More Filipinos fearing EJKs ‘expected, understandable’—senators
The latest Social Weather Station (SWS) survey’s result showing that majority of Filipinos are worried about alleged extrajudicial killings (EJKs) in the country was “expected” and “understandable,” senators said on Monday.
Senator Grace Poe said the fear in the hearts of Filipinos getting fatally caught in the war against drugs was “understandable,” citing the growing number of innocent people reportedly being killed in the government’s attempt to immediately solve the problem on drugs.
This fear, Poe said, was further fueled by the “apparent inaction against the police officers involved in several questionable murder of unarmed victims, almost making these state-inspired killings.”
“Sadly, one can’t help but think that such fear is exactly what the President wants to achieve as part of his solution to the problem,” she said in a text message.
“The state has the duty to assure the people, not by mere words but by positive actions, (that) by pursuing the war with the might of the rule of law … the value of the life of every Filipino is respected in the process,” added Poe, who is part of the majority bloc in the Senate.
The SWS survey, conducted from December 3 to 6, showed that 78 percent of 1,500 respondents or nearly 8 out of 10 adult Filipinos were worried that they or someone they know would fall victim to EJKs.
Poe said the survey should “jolt government into urgently carrying out important reforms,” such as the strengthening of the Internal Affairs Service in the Philippine National Police by making it a fully-staffed and a well-funded independent organization.
“If the survey identifies areas of immediate concerns, then it is the IAS that has the power to attend to it. Without the IAS policing the police, abuses will continue with impunity, excesses will not be checked, and violations will not be probed and punished,” said the lady senator.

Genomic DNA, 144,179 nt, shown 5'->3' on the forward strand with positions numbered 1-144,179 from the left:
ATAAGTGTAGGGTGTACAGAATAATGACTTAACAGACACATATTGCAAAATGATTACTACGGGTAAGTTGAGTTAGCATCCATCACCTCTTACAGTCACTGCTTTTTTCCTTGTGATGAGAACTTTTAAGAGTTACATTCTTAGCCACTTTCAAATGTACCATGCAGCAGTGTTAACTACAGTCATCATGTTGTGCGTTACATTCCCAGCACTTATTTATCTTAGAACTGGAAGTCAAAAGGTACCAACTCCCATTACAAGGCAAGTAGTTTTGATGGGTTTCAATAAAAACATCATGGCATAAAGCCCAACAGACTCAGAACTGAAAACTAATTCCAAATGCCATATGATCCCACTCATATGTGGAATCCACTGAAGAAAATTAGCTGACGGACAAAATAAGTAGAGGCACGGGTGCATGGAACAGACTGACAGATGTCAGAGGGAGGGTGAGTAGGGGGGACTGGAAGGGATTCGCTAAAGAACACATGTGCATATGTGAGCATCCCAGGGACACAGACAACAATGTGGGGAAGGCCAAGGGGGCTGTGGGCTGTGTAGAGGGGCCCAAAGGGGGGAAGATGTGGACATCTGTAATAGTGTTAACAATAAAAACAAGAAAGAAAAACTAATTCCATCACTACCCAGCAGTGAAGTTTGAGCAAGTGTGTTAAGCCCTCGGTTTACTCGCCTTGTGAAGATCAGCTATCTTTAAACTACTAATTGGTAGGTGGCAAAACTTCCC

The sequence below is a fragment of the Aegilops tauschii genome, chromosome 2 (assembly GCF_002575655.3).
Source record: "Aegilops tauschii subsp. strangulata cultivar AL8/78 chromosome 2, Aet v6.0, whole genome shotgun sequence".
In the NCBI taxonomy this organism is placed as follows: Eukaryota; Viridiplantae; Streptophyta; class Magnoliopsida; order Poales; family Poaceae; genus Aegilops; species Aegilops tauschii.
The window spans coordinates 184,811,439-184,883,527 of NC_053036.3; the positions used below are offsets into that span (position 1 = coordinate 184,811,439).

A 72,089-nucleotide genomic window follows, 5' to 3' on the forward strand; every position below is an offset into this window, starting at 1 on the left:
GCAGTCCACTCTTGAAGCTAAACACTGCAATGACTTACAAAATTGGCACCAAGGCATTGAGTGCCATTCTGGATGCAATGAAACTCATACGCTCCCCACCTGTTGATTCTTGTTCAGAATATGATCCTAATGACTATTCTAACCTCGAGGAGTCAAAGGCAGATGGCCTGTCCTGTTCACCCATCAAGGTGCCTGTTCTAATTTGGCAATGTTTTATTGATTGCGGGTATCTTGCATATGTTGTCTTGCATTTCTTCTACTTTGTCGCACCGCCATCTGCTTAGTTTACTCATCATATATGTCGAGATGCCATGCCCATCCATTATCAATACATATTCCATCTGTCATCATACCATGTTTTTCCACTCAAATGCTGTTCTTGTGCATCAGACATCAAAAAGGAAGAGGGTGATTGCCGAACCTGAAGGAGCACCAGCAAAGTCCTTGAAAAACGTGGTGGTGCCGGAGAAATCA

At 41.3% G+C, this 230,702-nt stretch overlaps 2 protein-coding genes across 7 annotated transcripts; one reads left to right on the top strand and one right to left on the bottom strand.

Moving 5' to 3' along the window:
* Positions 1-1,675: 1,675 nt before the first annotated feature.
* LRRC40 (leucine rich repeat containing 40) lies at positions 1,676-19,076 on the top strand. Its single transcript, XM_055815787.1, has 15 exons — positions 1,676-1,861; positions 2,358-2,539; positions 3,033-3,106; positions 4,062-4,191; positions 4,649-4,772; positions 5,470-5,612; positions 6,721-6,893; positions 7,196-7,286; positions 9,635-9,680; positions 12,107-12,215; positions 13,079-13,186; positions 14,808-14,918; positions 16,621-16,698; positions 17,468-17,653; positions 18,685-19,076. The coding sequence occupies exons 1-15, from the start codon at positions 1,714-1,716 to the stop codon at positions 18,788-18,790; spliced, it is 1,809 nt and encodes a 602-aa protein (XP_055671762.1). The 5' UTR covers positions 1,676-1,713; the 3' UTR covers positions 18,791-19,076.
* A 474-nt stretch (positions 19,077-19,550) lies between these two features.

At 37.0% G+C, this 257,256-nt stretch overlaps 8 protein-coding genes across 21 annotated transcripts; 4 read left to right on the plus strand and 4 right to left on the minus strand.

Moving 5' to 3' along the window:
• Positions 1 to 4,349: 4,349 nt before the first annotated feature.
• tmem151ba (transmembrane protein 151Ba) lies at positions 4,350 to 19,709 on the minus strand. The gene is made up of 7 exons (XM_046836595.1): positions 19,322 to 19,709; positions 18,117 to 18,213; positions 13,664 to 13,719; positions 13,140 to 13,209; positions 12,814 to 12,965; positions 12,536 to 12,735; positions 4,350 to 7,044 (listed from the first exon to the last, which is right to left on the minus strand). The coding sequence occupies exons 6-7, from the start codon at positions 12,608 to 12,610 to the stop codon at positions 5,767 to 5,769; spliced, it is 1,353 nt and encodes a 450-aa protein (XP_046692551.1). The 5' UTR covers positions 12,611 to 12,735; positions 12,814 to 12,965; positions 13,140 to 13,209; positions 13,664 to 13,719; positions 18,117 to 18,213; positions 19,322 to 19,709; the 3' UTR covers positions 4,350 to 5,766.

“We need the IAS to blow the whistle, because only by adopting a zero-tolerance policy on police violations of the laws they are supposed to uphold will we be able to create an ethical police force.”
Poe reiterated that while aggressive, the government’s campaign against drug lords should always be “rules-based and must follow the law.”
“Because if we will tolerate policemen who have gone rogue, and ignore their shortcuts as necessary expediencies, then at the end of the day, we have created a bad police force that will haunt us later,” she added.
The result of the survey did not also come as a surprise to Senate Minority Leader Ralph Recto, saying he “expected” that the results of the survey would show that the people were scared and concerned of the EJKs.
“I think they are seriously reconsidering their approach. Although I don’t expect rhetoric to change,” Recto said in a separate text message when asked if the government should now reconsider its approach in solving the drug problems.
While supporting the government’s war on drugs, neophyte Senator Joel Villanueva said the growing number of people being killed should be a cause of concern.
“We are all against illegal drugs but our war on drugs resulted already to at least 6,000 dead and 3,000 killed by vigilantes. We are not sure if they are all criminals because we have denied them of due process. Some of the victims are children,” Villanueva, who is also part of the Senate majority bloc, said in another text statement.
“Surely, what is happening should really be a cause of concern and the recent survey is the affirmation of that,” he said.
Villanueva then urged the government to reconsider its approach and pursue other options in fighting illegal drugs, saying “there is an empirical evidence that supports more effective policies in helping individuals with drug addiction.” JE/rga
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